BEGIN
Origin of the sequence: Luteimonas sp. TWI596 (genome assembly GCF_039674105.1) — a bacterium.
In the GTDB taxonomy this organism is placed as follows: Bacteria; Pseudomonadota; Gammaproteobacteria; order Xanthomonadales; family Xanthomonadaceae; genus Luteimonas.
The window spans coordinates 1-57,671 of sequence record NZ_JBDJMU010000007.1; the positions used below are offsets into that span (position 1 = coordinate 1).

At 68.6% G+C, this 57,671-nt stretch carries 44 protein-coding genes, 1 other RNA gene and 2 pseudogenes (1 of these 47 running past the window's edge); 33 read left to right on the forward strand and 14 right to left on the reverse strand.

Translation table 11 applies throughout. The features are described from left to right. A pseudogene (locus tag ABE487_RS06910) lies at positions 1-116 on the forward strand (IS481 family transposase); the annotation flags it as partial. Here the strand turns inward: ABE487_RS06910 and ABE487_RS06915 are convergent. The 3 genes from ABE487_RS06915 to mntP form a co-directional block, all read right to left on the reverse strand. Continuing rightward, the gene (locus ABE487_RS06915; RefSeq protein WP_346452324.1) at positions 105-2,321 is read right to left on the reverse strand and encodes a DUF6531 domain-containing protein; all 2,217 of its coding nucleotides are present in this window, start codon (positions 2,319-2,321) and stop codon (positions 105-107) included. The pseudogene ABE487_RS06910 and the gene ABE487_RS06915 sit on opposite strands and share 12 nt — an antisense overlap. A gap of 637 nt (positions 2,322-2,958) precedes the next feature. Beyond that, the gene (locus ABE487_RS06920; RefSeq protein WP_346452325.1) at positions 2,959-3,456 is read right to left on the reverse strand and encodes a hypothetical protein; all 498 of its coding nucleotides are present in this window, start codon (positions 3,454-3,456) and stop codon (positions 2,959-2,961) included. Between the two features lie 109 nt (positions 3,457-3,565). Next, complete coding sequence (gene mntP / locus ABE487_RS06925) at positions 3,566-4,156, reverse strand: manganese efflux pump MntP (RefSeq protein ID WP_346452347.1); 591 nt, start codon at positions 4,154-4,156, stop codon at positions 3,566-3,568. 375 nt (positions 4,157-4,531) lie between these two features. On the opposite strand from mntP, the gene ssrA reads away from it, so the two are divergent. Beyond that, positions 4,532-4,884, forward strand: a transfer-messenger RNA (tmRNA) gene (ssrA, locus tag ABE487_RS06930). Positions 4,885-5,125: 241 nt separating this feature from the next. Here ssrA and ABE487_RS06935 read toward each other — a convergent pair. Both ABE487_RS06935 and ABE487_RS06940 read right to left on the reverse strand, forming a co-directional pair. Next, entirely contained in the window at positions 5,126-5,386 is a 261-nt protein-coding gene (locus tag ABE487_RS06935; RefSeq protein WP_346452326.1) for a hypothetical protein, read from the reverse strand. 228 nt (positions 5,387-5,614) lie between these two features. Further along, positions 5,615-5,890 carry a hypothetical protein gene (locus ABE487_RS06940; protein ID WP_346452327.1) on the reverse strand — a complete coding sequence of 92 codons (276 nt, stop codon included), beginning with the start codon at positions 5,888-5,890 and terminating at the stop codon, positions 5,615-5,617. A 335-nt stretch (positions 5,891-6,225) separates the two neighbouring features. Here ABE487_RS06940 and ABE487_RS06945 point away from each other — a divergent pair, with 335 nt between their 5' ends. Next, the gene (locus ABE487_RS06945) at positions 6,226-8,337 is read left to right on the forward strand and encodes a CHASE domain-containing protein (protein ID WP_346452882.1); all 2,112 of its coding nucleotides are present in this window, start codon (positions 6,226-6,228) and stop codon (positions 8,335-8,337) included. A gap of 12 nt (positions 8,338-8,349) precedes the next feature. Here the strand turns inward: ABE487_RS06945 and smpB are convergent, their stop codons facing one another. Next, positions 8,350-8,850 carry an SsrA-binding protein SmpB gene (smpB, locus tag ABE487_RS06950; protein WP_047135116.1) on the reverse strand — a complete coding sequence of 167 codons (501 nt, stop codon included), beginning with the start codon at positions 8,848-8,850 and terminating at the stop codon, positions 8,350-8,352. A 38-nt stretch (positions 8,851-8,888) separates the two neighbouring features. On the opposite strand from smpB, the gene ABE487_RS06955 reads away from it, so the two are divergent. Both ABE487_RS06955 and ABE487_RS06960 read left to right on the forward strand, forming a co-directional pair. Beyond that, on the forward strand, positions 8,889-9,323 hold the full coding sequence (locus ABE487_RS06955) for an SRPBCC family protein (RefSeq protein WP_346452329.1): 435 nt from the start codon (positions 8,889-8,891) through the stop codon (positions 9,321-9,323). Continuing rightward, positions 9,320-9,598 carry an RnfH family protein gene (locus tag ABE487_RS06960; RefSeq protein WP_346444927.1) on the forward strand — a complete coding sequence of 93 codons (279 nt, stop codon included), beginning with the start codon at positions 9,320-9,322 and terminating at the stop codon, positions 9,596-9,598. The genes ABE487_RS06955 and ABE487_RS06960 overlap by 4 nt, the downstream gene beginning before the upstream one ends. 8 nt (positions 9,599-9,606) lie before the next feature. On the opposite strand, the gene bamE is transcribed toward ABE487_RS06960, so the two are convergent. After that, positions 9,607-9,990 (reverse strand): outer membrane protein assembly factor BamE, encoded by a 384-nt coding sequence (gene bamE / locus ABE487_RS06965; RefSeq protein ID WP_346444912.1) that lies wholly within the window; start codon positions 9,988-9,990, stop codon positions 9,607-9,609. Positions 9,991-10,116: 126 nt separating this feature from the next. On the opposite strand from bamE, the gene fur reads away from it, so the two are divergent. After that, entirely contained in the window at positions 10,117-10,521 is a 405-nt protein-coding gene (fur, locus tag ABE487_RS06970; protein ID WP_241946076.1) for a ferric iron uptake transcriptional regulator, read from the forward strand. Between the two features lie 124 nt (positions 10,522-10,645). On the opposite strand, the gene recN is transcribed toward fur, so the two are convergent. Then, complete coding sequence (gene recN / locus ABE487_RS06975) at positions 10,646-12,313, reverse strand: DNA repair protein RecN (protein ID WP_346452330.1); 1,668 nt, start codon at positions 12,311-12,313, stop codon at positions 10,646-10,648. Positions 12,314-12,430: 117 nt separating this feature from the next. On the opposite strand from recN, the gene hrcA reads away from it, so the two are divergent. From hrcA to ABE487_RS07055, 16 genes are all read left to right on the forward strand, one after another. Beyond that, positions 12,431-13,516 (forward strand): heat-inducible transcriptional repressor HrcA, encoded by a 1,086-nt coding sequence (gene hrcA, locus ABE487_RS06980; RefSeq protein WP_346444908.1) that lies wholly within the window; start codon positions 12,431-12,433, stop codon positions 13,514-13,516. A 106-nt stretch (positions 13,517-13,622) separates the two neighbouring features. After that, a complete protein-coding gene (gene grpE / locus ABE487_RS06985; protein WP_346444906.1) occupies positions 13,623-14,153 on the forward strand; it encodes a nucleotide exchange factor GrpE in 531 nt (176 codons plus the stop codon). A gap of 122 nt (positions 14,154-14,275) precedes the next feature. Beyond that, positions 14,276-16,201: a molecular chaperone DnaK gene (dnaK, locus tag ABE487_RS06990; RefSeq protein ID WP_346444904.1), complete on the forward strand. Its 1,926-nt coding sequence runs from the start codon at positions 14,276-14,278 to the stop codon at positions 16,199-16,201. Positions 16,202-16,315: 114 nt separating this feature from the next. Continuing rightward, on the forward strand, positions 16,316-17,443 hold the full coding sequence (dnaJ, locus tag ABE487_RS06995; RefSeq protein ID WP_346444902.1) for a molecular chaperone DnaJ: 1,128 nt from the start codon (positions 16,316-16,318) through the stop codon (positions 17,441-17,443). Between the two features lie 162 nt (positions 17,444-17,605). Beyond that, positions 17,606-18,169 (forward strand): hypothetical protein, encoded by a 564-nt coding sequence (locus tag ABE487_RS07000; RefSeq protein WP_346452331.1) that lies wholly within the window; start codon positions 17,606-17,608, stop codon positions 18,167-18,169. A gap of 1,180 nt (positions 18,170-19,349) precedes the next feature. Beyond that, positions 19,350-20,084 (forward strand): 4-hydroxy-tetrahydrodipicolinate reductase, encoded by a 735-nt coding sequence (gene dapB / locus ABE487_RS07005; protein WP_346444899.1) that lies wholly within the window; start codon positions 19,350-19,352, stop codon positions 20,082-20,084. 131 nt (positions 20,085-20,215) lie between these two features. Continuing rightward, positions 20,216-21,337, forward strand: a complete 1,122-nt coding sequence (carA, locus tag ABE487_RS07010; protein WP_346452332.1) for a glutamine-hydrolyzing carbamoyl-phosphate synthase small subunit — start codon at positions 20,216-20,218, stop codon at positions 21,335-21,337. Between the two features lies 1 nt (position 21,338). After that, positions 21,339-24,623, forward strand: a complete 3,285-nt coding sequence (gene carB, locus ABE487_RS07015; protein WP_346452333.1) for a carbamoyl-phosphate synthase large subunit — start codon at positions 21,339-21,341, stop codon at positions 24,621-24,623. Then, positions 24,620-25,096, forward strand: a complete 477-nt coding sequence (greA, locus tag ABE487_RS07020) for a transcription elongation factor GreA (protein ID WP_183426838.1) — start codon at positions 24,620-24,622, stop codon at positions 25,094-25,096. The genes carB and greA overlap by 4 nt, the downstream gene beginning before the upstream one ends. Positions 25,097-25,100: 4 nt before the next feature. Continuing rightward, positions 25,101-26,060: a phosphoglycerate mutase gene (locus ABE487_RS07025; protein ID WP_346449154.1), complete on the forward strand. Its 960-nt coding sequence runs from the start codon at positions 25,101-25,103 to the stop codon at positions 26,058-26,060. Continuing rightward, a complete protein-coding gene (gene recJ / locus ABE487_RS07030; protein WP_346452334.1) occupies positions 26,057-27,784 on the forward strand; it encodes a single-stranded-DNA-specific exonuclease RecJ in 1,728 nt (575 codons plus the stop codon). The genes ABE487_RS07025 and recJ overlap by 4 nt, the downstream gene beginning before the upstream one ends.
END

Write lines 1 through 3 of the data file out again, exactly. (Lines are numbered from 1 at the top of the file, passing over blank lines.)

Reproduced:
Origin of the sequence: Luteimonas sp. TWI596 (genome assembly GCF_039674105.1) — a bacterium.
In the GTDB taxonomy this organism is placed as follows: Bacteria; Pseudomonadota; Gammaproteobacteria; order Xanthomonadales; family Xanthomonadaceae; genus Luteimonas.
The window spans coordinates 1-57,671 of sequence record NZ_JBDJMU010000007.1; the positions used below are offsets into that span (position 1 = coordinate 1).